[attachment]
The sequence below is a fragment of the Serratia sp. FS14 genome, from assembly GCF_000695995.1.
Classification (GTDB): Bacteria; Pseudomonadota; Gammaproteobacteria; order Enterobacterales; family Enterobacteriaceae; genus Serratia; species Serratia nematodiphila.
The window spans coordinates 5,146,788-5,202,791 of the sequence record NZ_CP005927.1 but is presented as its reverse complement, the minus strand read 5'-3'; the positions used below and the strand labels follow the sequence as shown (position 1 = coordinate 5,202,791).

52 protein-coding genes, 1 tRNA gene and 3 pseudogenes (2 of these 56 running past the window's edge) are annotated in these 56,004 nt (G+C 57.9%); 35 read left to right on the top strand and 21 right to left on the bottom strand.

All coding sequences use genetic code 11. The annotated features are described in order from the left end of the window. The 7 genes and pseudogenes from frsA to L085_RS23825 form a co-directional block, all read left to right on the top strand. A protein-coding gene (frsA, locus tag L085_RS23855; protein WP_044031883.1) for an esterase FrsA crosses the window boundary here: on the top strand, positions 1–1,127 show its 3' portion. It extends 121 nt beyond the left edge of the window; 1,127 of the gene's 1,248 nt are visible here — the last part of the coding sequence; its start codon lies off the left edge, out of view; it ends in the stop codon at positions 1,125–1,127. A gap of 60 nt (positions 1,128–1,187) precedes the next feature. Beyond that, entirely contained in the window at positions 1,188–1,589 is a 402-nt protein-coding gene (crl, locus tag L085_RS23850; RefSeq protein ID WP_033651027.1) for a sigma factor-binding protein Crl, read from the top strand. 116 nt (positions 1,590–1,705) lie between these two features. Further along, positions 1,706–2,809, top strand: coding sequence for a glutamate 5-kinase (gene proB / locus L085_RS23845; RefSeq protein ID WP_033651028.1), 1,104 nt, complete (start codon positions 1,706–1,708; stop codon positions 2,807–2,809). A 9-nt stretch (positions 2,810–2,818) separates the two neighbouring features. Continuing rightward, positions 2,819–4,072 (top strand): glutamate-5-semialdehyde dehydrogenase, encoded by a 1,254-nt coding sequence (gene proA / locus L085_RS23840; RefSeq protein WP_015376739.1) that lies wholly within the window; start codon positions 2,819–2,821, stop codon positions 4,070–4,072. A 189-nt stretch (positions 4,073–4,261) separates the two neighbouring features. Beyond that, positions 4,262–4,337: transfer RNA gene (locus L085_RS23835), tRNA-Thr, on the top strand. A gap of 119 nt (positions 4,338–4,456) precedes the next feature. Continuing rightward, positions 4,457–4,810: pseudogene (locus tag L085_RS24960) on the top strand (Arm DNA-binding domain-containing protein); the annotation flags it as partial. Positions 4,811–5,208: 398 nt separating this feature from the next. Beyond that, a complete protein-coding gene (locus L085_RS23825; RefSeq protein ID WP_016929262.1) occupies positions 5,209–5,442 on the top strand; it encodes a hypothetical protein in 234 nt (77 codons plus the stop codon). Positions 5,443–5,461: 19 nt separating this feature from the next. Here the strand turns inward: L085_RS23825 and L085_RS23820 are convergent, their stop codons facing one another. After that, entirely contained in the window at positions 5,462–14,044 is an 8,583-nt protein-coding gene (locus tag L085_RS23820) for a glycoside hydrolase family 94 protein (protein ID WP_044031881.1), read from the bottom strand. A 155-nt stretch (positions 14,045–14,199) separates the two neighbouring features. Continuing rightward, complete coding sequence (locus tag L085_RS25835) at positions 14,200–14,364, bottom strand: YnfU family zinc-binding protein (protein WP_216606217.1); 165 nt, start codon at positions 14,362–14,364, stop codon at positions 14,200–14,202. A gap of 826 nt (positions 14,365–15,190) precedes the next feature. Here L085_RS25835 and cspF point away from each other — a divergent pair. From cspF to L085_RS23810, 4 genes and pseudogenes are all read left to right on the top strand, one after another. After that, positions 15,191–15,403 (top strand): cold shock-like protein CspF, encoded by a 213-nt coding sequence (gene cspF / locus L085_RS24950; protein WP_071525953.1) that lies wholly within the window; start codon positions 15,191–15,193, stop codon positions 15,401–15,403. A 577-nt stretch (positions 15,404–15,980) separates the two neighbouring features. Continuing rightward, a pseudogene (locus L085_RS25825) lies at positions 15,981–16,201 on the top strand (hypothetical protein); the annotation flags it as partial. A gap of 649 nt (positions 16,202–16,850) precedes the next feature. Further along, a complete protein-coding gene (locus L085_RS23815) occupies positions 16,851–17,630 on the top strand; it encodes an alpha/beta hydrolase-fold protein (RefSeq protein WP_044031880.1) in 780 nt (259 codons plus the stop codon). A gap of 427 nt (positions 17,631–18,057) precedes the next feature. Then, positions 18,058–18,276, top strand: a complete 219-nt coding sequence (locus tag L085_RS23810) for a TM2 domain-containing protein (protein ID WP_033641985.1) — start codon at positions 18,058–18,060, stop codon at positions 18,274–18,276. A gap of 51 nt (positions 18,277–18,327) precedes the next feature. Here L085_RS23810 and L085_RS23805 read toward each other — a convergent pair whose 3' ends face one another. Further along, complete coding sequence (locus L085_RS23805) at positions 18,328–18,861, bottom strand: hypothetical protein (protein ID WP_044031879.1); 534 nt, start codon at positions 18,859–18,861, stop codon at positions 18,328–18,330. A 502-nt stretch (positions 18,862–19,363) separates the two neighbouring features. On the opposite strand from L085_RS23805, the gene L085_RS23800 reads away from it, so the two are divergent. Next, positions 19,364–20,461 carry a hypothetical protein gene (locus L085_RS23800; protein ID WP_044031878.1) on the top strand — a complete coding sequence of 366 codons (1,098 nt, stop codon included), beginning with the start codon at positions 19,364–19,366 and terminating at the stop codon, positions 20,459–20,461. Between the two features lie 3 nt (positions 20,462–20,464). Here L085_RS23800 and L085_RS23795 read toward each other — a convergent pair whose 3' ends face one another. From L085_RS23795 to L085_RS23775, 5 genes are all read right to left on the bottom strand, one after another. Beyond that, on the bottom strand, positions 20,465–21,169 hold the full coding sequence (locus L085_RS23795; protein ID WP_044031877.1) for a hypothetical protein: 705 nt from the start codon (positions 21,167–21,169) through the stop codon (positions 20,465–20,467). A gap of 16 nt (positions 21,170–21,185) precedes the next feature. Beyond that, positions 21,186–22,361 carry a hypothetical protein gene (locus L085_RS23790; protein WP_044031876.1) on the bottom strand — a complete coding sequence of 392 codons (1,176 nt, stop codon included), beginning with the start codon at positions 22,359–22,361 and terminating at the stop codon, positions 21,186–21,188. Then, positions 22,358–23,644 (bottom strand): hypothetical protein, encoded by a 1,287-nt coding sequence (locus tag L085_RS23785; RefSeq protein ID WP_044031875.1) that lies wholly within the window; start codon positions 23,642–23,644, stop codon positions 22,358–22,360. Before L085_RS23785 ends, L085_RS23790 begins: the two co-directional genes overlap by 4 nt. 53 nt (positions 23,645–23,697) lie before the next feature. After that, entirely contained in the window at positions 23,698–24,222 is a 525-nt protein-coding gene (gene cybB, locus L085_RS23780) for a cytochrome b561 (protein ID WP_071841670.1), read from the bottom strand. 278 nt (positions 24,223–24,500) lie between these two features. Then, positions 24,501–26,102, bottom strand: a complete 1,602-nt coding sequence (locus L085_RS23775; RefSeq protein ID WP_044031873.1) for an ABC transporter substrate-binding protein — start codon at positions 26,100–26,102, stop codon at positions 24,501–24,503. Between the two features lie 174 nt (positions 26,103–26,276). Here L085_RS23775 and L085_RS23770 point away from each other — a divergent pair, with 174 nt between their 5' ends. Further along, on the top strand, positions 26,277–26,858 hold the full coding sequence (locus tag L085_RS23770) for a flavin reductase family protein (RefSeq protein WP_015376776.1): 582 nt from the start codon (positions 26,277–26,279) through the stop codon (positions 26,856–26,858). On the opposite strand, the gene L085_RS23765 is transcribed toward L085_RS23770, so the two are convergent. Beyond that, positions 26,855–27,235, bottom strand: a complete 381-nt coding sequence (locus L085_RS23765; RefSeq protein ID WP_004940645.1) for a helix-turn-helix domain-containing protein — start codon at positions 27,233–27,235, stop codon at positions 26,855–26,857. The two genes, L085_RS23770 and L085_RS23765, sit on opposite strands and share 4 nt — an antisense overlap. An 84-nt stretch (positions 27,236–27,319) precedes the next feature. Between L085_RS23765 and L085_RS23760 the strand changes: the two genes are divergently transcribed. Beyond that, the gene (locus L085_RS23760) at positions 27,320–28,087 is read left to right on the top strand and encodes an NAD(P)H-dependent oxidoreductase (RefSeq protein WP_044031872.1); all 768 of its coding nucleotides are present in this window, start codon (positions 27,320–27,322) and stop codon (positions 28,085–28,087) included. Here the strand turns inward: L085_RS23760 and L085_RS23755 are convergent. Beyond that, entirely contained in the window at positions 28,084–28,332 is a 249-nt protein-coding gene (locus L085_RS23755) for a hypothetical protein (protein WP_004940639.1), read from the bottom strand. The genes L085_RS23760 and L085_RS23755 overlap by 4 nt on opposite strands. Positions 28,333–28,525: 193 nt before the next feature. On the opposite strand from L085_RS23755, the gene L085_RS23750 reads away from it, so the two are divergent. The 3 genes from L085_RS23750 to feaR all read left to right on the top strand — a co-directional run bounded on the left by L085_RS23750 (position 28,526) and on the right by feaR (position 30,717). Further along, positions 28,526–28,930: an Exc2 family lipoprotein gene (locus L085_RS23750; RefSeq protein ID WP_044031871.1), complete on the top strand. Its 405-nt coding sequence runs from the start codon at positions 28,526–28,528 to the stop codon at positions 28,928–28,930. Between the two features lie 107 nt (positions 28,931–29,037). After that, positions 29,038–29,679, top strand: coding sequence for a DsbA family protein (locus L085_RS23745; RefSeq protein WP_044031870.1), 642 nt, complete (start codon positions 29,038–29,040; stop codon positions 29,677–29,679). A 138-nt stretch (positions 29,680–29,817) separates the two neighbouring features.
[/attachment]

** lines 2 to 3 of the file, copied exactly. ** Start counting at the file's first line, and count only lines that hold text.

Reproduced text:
Classification (GTDB): Bacteria; Pseudomonadota; Gammaproteobacteria; order Enterobacterales; family Enterobacteriaceae; genus Serratia; species Serratia nematodiphila.
The window spans coordinates 5,146,788-5,202,791 of the sequence record NZ_CP005927.1 but is presented as its reverse complement, the minus strand read 5'-3'; the positions used below and the strand labels follow the sequence as shown (position 1 = coordinate 5,202,791).